WASHINGTON -- The Treasury Department seemed to weigh in on the ongoing fight between President Bush and Democratic presidential candidate John F. Kerry over taxes when it issued a news release detailing how much the Massachusetts senator's proposals might cost.
The release did not name Kerry, but it described in detail how much his programs would cost "hard-working individuals and married couples." Its estimates ranged from $201 billion to $476 billion, depending on what would be changed.
The Kerry campaign blasted the release, calling it a violation of the Hatch Act, which bars most government employees from participating in partisan politics while on the job.
"Whether it's using Treasury officials to analyze John Kerry's plan to create 10 million jobs or CIA officials to help smear Richard Clarke, this White House is the most political White House the nation has ever seen," spokeswoman Stephanie Cutter said in a statement.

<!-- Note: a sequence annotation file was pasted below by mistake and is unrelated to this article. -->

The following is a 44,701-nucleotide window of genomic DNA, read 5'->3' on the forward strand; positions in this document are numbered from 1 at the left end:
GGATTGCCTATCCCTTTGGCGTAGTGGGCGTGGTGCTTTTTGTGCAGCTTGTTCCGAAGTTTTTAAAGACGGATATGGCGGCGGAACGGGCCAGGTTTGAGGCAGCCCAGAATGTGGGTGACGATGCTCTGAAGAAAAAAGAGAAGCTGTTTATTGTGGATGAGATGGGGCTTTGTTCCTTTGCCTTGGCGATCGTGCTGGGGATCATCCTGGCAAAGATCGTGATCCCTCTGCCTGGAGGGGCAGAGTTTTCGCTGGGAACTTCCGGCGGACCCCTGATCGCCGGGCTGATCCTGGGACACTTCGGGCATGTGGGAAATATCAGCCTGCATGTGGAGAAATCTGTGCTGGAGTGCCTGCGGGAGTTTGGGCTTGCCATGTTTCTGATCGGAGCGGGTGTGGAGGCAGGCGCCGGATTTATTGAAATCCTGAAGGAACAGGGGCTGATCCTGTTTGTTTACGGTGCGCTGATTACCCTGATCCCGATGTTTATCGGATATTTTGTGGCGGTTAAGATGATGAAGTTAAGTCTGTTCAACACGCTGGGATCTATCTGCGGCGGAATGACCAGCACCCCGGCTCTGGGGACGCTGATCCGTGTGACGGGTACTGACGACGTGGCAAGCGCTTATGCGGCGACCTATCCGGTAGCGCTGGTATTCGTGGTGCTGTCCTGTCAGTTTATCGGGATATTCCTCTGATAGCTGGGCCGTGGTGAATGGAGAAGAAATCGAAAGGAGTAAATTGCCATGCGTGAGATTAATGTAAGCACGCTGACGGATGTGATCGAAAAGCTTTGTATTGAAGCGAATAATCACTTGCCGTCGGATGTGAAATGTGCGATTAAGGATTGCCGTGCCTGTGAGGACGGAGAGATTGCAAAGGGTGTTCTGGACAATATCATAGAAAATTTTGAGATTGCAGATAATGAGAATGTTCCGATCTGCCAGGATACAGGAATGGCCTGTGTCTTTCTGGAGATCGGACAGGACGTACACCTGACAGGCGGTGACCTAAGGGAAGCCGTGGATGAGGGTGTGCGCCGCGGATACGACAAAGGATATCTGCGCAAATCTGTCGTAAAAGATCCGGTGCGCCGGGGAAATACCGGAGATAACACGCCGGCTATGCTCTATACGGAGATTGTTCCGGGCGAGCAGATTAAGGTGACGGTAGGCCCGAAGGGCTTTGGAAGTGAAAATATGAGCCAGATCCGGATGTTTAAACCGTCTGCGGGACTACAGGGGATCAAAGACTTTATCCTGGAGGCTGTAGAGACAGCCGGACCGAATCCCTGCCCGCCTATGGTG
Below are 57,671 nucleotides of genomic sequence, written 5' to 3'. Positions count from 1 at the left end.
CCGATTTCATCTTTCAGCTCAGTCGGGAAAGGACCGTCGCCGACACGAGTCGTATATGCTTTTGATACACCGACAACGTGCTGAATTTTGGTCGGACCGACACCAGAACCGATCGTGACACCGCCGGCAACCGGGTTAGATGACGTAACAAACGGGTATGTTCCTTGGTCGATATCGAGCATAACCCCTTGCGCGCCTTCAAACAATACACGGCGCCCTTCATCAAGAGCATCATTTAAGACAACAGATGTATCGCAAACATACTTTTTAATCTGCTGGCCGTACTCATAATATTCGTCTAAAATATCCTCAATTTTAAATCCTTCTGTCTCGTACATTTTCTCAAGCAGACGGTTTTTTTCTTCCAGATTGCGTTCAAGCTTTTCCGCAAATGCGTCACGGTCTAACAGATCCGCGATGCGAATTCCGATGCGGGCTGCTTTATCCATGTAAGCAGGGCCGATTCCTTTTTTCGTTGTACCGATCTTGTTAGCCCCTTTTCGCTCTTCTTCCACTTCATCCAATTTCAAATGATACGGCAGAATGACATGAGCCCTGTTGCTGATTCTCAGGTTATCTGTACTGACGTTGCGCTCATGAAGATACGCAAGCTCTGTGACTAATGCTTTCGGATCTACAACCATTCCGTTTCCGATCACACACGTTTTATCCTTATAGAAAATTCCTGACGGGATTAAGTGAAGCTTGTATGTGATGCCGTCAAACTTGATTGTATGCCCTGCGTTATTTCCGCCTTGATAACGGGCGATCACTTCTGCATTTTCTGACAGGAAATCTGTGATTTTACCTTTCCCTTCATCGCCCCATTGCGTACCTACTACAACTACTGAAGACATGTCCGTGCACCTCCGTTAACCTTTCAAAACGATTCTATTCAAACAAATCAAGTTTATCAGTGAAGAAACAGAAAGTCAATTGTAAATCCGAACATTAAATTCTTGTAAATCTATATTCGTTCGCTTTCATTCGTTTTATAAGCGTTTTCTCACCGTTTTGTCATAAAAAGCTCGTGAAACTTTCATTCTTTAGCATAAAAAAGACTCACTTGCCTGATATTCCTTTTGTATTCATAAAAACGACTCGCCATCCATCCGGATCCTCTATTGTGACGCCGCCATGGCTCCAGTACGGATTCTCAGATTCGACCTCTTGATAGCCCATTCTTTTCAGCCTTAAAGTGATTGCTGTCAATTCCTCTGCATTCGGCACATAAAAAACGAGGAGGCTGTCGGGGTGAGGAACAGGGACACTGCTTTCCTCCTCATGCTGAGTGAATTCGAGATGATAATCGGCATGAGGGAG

"They will say and do anything to get reelected."
Rob Nichols, a spokesman for the agency, defended the analysis, saying that it was requested by House majority leader Tom DeLay, Republican of Texas, and that the department often scores legislative proposals. "This is so that policy makers, as they engage in a debate on changes in the tax code, will have facts at their disposal," he said.
Nevertheless, Senator Frank Lautenberg, Democrat of New Jersey, asked the Treasury's inspector general yesterday to look into the matter.
House minority leader Nancy Pelosi, Democrat of California, said she had another idea. She wants the Treasury Department to do an analysis of the 2001 and 2003 Bush tax cuts, which that Democrats have been requesting for months.